Upon reports made by the KPMG network about files being kept secret and finally ignored, the Star fights back with accusations of misinformation
A turbulent year it has been for Australian gambling giant The Star. The Australian Office of Liquor and Gaming Regulation, Queensland Police and AUSTRAC were having a field-day acting on money laundering, fraud, foreign interference and organised crime suspicions. Just when things would seem to settle down, KPMG, a network of professional service firms providing audit, tax and advisory services, reports on even shady activities are yet again on the horizon. Supposedly, when regulators tipped the company leaders on their shoulder, pointing towards malevolent people in the ranks, The Star hid those reports, kept them secret and eventually forgot about them. The brand-new report was published by high-profile newspaper, forcing The Star to come forth yet again.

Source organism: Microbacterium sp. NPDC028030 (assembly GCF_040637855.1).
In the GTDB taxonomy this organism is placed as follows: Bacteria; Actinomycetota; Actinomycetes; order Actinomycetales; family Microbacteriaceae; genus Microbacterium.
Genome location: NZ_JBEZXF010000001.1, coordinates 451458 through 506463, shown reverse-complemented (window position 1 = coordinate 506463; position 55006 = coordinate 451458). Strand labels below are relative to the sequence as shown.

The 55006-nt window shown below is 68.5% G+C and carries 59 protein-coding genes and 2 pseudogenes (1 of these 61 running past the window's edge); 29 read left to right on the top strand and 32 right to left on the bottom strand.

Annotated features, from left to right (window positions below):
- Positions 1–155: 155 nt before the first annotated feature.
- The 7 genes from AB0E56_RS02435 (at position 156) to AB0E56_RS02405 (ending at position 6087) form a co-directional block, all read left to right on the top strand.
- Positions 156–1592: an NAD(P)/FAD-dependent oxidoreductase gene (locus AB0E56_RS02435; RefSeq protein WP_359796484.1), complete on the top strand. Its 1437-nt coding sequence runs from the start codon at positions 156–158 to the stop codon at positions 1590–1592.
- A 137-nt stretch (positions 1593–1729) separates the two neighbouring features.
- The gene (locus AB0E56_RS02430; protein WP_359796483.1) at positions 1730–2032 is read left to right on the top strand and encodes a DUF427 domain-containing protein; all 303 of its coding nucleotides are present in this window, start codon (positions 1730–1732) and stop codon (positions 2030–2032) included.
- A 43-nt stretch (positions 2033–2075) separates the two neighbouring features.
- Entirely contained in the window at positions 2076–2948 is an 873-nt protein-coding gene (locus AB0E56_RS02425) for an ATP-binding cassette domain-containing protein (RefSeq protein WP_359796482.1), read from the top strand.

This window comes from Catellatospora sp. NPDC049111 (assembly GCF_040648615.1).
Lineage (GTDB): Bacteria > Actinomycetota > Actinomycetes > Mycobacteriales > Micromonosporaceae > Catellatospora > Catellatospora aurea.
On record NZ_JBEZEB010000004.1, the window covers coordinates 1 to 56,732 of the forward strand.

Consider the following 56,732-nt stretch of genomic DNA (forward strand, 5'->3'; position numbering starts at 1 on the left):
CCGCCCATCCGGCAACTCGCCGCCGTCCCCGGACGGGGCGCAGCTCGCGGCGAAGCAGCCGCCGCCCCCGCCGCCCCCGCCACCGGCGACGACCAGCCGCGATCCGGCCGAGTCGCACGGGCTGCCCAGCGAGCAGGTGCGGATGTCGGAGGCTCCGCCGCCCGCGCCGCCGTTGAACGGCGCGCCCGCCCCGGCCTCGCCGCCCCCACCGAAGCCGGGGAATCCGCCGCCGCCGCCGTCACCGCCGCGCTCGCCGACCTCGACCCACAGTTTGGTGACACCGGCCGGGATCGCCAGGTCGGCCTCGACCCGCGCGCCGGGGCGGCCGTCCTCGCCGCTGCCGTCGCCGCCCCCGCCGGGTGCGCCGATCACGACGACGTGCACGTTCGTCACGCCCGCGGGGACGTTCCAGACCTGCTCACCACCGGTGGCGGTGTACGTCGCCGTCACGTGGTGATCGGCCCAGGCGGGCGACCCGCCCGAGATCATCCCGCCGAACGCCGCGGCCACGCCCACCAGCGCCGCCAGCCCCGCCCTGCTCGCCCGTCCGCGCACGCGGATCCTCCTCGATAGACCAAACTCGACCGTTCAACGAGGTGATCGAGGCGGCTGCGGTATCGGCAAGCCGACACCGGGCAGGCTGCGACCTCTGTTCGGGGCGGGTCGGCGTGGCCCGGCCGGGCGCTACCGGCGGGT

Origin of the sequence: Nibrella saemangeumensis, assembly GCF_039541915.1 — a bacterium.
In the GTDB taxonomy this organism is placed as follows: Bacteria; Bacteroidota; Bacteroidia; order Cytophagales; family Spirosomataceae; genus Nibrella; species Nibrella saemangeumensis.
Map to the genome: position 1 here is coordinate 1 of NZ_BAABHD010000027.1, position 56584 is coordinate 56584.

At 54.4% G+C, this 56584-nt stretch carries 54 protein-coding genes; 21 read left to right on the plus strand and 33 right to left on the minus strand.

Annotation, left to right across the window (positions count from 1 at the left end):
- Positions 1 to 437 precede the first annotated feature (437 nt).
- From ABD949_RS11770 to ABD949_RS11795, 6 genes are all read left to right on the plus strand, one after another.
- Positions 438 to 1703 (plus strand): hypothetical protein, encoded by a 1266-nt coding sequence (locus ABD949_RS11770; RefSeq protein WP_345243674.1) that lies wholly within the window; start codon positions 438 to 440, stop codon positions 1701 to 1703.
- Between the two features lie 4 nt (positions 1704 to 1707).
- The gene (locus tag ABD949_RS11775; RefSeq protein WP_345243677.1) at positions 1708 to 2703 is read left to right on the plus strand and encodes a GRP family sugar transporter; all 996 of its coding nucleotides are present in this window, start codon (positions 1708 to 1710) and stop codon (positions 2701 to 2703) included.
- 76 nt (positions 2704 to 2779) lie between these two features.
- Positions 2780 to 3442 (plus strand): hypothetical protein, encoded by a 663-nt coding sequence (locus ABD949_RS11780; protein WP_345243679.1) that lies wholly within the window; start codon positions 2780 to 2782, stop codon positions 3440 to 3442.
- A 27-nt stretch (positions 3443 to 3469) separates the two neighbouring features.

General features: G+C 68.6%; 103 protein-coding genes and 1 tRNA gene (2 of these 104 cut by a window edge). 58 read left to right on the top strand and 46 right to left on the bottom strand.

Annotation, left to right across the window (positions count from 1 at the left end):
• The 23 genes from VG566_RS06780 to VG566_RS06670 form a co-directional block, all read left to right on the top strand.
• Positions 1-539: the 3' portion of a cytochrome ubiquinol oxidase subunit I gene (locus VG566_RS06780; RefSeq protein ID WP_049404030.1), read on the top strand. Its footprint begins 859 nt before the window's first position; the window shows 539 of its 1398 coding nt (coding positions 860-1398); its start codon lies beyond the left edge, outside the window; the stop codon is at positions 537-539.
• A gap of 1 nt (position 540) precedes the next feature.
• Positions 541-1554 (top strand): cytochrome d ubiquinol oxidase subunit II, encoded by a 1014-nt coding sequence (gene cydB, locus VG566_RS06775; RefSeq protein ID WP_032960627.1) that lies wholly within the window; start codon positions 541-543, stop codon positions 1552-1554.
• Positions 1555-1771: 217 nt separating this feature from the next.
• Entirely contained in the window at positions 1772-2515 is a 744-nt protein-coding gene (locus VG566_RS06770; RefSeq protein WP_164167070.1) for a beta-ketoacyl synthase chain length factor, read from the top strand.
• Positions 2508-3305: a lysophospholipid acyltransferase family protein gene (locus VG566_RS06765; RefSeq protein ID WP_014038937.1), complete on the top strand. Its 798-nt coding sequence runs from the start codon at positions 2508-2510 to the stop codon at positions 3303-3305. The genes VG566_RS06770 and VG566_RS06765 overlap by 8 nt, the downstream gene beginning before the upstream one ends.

The reports, findings and outcomes from the review were considered by The Star (including the board) and acted on. The actions included The Star adopting an updated AML/CTF Program as a priority in October 2018, and undertaking a program of work to enhance its AML compliance framework, under the board’s oversight.
Further The Star referred to the Bergin Inquiry in this year, in which the accused stated to have disclosed all problematic occurrences to the AML/CTF regulator and AUSTRAC.
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